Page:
Nevada Think Tank Says Issues Raised in Separation of Powers Lawsuit Not Moot

CARSON CITY –A lawsuit seeking to clarify a state constitutional prohibition on public employees serving in the Legislature should proceed even though the lawmaker named in the court action has left his public sector job, a conservative Nevada think tank said in a court filing today.

The Nevada Policy Research Institute’s Center for Justice and Constitutional Litigation filed an opposition brief maintaining that Sen. Mo Denis’ resignation from his executive-branch job does not moot Pojunis v. State of Nevada, et al., because of several well-established exceptions to the “mootness doctrine.”

The lawsuit was filed on behalf of William Pojunis on Nov. 30.

“Within hours of being served with this separation-of-powers lawsuit, Sen. Mo Denis announced his resignation from his executive-branch job,” said Joseph Becker, chief legal officer and director of CJCL. “In essence, that resignation constituted a de facto admission on the merits of the case — that, according to Article 3, Section 1, of Nevada’s constitution, it is unconstitutional for a legislator to simultaneously exercise any function in the executive or judicial branches.”

As a result of his resignation from the Public Utilities Commission, Denis’ attorney filed several motions claiming, among other things, that the case is now moot. His motion to dismiss was filed Dec. 20.

In his filing, Denis’ attorney said case law shows that Nevada courts only decide “cases that present live controversies.”

“Courts will not retain jurisdiction where ‘a live controversy becomes moot by the occurrence of subsequent events,’ and ‘will not make legal determinations that cannot affect the outcome of the case,’ ” said Denis attorney Bradley Schrager.

In a telephone interview, Becker said there are several compelling arguments as to why the lawsuit should continue.

“The brief that we filed in opposition makes several very good legal arguments,” he said. “We also mention the fact that the governor is recently on record as saying something needs to be decided.”

Sandoval reaffirmed his position, first stated in an opinion while he was attorney general, that the separation of powers clause should preclude state employees from serving in the Legislature.

“I think it would be important public policy, if this case moves on, for that question to be answered once and for all,” he said today.

Becker said there are also conflicting legal interpretations on the meaning of the separation of powers clause that could be resolved with a Supreme Court ruling.

“So yes, I think it is compelling,” he said.  “There are legal citations that suggest the Nevada Supreme Court recognizes a public interest exception to the doctrine of mootness. And in addition to that, it’s just something that needs to be resolved.”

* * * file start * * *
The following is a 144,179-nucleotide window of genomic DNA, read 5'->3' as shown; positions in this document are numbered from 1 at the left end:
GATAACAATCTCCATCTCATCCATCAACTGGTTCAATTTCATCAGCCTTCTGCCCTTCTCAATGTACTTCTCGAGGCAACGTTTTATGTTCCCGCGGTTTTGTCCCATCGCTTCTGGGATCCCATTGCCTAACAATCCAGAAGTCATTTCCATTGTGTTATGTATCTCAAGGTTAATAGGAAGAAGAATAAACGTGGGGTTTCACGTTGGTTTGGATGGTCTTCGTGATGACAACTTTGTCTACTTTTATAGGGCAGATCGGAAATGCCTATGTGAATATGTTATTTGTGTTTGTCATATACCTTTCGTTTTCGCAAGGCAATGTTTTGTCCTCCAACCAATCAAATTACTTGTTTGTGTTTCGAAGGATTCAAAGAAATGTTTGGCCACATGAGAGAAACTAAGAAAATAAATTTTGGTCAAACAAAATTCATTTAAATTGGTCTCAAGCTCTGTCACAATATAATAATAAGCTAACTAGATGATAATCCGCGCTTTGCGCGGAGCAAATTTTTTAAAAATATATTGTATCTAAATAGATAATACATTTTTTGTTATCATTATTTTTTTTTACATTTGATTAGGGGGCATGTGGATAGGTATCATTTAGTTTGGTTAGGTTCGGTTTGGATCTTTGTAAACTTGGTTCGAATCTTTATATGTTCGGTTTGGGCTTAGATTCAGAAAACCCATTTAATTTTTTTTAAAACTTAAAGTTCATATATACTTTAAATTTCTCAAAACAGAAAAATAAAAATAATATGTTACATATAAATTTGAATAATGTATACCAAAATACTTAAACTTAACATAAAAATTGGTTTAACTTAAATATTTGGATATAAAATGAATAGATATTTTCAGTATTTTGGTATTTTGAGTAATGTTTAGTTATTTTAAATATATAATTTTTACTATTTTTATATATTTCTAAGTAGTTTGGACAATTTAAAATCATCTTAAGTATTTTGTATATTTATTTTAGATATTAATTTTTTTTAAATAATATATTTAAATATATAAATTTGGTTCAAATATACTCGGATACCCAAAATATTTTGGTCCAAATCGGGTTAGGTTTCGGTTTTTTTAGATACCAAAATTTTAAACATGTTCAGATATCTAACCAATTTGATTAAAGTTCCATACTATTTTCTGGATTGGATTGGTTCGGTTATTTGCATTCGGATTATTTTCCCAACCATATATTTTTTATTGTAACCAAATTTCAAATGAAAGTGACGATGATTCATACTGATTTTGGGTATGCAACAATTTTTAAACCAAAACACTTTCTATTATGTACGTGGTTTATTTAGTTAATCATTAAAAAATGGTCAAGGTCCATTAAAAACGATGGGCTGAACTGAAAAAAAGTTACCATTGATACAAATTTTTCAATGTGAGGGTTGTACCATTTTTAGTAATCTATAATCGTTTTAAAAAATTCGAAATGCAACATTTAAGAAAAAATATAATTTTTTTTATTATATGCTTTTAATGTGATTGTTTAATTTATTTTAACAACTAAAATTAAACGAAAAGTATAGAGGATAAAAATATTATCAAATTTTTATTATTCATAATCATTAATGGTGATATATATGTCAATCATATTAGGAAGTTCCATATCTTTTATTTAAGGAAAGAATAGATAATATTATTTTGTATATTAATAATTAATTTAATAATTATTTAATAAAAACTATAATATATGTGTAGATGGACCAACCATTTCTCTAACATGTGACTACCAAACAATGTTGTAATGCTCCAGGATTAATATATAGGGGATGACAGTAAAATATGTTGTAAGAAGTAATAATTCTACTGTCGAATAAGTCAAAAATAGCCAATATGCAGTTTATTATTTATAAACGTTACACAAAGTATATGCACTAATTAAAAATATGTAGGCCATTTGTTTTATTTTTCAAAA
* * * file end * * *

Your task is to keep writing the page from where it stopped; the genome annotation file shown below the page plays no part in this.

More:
Becker said: “Even if Denis’ resignation from the PUC means the case does not present a live controversy, the court may still consider the case if it involves a matter of ‘widespread importance.’ There are five well-established exceptions to the ‘mootness doctrine,’ and as our brief details, at least four of those exceptions are applicable in this case.”

Attorney Joseph Becker, left, and his client William Pojunis, take questions after filing a separation of powers complaint against Sen. Mo Denis in November. / Nevada News Bureau file photo.

The four exceptions are the Public-Interest Exception, the Voluntary-Cessation Exception, the Capable-of-Repetition-Yet-Evading-Review Exception, and the Ongoing-Collateral-Legal-Consequences Exception.

“These well-established exceptions show why this case remains justiciable and why the court should and can upload the clear words of the constitution — that it is unconstitutional for anyone exercising any function in one branch to simultaneously exercise any functions, appertaining to either of the other branches of government,” Becker said.


Audio clips:

Gov. Brian Sandoval says he stands by his opinion written as attorney general supporting the position that state employees cannot serve in the Legislature:

011012Sandoval1 :10 Nevada Supreme Court.”

Sandoval says it would be important public policy for the question to be answered by the Nevada Supreme Court once and for all:

011012Sandoval2 :25 and for all.”

Joseph Becker, chief legal officer and director of CJCL, says there are very good legal arguments to continue with the case:

011012Becker1 :21 by the court.”

Becker says the issue needs to be resolved by the Supreme Court:

011012Becker2 :27 move on this.”